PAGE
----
One of the more vexing issues facing modern businesses is the fact that most companies, both large and small, operate in multiple tax jurisdictions. 21st century managers are in constant contact with customers, suppliers, and business partners in any state throughout the United States and in any country around the world.
As a result, a company of any size can find itself operating a multistate or multinational business. Products fabricated or purchased in one jurisdiction may be stored in another jurisdiction and sold to customers in a third jurisdiction. Any business may enter into a partnership, joint venture or cost-sharing arrangement with allies in other states or countries. Support functions, such as accounting, marketing or R&D may be located in one place, but provide services throughout the organization.
The challenge becomes how to determine the amount of profit earned in any given jurisdiction and how to protect the company from aggressive taxing authorities who, after the fact, challenge the prices set for the sale of goods or the providing of services between related business units.
Benefits of a Transfer Pricing Study
A transfer pricing study is a thorough review, usually conducted by an outside party, of the company’s pricing policies and the documentary support for those charges. Such a study can produce a number of benefits to the enterprise:
- Reduce taxes and penalties by assuring that the company’s transfer pricing policies comply with all requirements in the local jurisdiction, including meeting local documentation rules.
- Provide support for transfer pricing-related deferred tax assets and deferred tax liabilities recorded in the company’s financial statements.
- Identify opportunities to reduce the company’s global effective tax rate by restructuring multinational operations.
- Identify opportunities to increase global supply chain efficiency by relocating operations or reorganizing legal entities.
Governments Are Enforcing Transfer Pricing Rules
The U.S., and most jurisdictions with transfer pricing regimes, has instituted requirements that require businesses with related party transactions to develop and retain documentation supporting the arm's length nature of their related party transactions. Such documentation must be prepared in a prescribed format that may vary by jurisdiction. Often, it must be completed by the time the tax return is filed, reflecting the related-party transaction. If an adjustment is made by a taxing authority and the required documentation is not available, the company may face significant penalties.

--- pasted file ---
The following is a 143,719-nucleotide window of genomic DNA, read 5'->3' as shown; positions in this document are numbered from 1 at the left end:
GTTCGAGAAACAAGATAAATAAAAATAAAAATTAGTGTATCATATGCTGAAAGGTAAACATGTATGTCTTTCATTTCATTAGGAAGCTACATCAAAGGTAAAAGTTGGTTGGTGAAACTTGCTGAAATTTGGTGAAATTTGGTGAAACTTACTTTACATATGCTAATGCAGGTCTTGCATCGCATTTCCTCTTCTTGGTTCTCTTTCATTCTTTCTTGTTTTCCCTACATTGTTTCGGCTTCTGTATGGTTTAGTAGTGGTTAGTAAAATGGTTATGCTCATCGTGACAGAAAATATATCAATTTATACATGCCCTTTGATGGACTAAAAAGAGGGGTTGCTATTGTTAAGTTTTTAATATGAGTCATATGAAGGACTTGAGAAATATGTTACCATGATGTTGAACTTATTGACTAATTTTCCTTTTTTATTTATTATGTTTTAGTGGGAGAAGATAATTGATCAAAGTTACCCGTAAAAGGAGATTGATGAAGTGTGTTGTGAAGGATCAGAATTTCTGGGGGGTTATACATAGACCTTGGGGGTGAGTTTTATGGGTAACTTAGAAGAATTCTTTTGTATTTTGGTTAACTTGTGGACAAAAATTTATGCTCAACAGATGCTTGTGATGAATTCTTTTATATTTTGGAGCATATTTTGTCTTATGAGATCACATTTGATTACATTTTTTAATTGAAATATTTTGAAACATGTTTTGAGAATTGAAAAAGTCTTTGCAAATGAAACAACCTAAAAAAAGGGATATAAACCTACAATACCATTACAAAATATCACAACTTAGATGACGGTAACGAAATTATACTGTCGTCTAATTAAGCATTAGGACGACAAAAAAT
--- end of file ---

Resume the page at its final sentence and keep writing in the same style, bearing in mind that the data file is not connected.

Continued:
In 2010, the Internal Revenue Service (IRS) released the final version of its new Schedule UTP: Uncertain Tax Positions Statement. Schedule UTP is used by a corporation to report to the IRS federal income tax positions for which the corporation or a related party:
- Has recorded a reserve in an audited financial statement; or
- Has not recorded a reserve because the corporation expects to litigate the position.
The schedule requires corporations to identify those uncertain tax positions that specifically relate to transfer pricing separately from other uncertain tax positions.
For 2010 and 2011, Schedule UTP applied to very large corporations — those with assets of $100 million or more. For 2012, the reporting threshold drops to $50 million and then to $10 million for 2014. Therefore, companies currently exempted from the Schedule UTP filing requirement will need to be prepared to file the form in the future.
Also in 2010, the IRS reorganized its examination division to include an international unit with a dedicated transfer pricing director and a dedicated chief economist. Since the reorganization, companies under examination by the IRS have seen an increase in the number of Information Document Requests relating to transfer pricing matters and more international agents being assigned to examination teams.
It seems likely the number of countries examining transfer pricing policies will only increase. The Organization for Economic Cooperation and Development (OECD) and the United Nations (UN) have each issued guidelines to assist countries in developing their own transfer pricing rules.
One factor that is consistent between the U.S. tax regulations, OECD guidelines and UN guidelines is the need for contemporaneous documentation supporting how the transfer price was determined and that the price is within a range of what other parties charge in similar arm’s length transactions.
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